Checkpoint Inhibitors Have a Role for 'Virtually Every Patient' With Lung Cancer

Mark G. Kris, MD


April 25, 2018

Hello. I am Mark Kris from Memorial Sloan Kettering, reporting about an extraordinary week where the therapy of lung cancer has dominated the headlines, at least here in the eastern part of the United States.

This week, multiple trials were reported at the American Association for Cancer Research (AACR) 2018 Annual Meeting in Chicago. These trials included chemo plus pembrolizumab versus chemo,[1,2] ipilimumab/nivolumab versus chemo,[3] and atezolizumab plus bevacizumab plus chemo versus bevacizumab plus chemo.[4] In all three trials there was a clear benefit with [use of] immune checkpoint blockers.

In a trial [published in the New England Journal of Medicine], a certain population of patients with high tumor mutation burden had a clear benefit for ipilimumab/nivolumab over chemotherapy.[5] Another important trial also recently published in the New England Journal of Medicine was the use of neoadjuvant nivolumab.[6]

These are extraordinary developments. I think, first and foremost, that there is now no patient with lung cancer in whom an immune checkpoint blocker does not have a role. Who would have thought that in just a few short years we would be saying that?

The other extraordinary observation is that there are virtually no patients with lung cancer who do not receive cell cycle-targeted cytotoxic chemotherapy in addition to an immune checkpoint blocker. Small cell adenocarcinoma, squamous cell carcinoma, early versus late stage—all of them get chemotherapy as well.

Choosing Optimal Combinations

I think that message number one from this week is that combinations are the cornerstone of our systemic therapies, and oncologists have to choose the best combinations for patients. That is our job. Here are a couple of thoughts on that choice.

You have all heard me say before that things have gotten so much better for our patients because there are many more therapies that can help them. But things have gotten so much harder for us because, not only are there more choices when making initial decisions, there are more decision points because our patients are living longer, and we have more medicines to offer them. That is a great thing and a challenge that I am very happy to take on.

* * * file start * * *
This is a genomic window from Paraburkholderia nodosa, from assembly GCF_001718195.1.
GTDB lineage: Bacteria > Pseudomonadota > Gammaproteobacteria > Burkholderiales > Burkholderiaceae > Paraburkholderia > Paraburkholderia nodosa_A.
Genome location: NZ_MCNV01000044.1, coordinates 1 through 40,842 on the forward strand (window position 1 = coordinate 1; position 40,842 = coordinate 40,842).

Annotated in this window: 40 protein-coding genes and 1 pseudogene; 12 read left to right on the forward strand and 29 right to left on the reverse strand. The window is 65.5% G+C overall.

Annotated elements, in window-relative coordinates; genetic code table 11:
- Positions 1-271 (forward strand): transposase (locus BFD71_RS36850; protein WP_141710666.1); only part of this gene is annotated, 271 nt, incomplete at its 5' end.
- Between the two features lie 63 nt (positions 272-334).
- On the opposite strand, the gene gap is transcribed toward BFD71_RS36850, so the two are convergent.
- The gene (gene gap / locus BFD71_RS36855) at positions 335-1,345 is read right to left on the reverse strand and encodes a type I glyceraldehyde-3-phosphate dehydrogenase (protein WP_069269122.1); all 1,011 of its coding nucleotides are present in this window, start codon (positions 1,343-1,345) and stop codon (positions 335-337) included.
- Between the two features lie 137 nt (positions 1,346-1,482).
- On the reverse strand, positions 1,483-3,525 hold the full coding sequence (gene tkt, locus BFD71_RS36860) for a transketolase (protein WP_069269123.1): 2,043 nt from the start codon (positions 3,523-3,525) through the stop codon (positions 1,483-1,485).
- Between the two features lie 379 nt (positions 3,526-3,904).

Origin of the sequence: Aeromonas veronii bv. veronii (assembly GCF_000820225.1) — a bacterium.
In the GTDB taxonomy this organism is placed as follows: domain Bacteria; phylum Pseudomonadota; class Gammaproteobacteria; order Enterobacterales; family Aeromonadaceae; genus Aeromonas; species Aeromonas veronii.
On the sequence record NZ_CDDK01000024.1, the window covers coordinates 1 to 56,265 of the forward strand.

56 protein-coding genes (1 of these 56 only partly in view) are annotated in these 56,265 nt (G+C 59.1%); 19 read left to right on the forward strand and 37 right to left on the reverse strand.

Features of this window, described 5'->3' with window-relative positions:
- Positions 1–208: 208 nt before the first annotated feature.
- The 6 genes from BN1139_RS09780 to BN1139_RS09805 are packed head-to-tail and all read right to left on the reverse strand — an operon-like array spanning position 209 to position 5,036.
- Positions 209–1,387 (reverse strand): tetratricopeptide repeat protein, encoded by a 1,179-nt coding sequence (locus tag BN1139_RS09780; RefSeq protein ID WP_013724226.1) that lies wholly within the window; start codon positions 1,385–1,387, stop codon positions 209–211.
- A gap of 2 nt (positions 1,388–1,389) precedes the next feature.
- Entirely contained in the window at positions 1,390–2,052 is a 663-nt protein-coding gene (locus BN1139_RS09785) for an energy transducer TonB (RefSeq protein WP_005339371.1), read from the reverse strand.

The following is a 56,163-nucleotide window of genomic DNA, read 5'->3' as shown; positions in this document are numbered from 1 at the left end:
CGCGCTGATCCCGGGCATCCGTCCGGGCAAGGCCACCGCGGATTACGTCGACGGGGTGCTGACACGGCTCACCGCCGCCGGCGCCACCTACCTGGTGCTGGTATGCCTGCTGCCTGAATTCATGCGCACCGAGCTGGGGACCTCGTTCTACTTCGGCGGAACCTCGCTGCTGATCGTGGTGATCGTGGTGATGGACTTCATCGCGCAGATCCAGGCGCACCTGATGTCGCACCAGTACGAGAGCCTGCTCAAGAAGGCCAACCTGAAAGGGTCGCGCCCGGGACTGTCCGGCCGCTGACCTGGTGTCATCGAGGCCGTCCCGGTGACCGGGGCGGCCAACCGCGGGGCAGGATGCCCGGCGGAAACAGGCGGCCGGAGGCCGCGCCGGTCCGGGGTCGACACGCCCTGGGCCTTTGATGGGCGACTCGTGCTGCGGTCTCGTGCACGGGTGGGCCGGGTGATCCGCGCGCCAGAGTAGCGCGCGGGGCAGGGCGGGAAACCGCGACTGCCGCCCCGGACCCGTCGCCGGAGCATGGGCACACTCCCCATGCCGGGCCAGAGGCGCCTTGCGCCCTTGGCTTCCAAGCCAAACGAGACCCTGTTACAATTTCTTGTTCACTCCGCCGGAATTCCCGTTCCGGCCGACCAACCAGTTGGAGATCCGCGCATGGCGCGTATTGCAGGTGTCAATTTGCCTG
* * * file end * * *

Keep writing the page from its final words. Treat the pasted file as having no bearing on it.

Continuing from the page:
The next point is that for all of these studies, there is more evidence of dependency on "immune mechanisms." The two that have been looked at most are PD-L1 expression and tumor mutation burden. The more you have, the more likely you will benefit from a checkpoint blocker. That makes sense because that is the mechanism of action of these drugs. When you make treatment choices, look for those determinants of benefit; the higher they are, the more likely you are going to have benefit.

A message from the IMpower150 study[3] is: Do not forget bevacizumab. Bevacizumab clearly adds to benefit with chemotherapy. We have now shown that atezolizumab plus chemotherapy is improved by the addition of bevacizumab, at least in terms of overall benefit. Do not forget that drug.

Again, everybody gets chemotherapy. It may not be at the same time; it may be before and, perhaps in the case of small cell lung cancer, it could be after. It is incumbent upon us to use what we know about how best to treat patients with chemotherapy and refresh ourselves about optimal supportive care. The more modalities we give and the more drugs we put together in the treatment plan, the more complicated and complex supportive care and management of side effects will be. As oncologists, we have to be on our A game to make sure that we are doing the best for our patients. [We need to ensure] safe delivery of these agents, provide the best supportive care available to lessen adverse effects, and quickly identify and manage adverse effects.

We had a lot of developments this week in stage IV lung cancer. At another time, I want to spend a few moments talking about how we can take even further advantage of the immune checkpoint blockers. As for today, immune checkpoint blockers are part of the care of virtually every patient [with lung cancer]. We must work hard to find the best combinations for our patients and give them at the best time.


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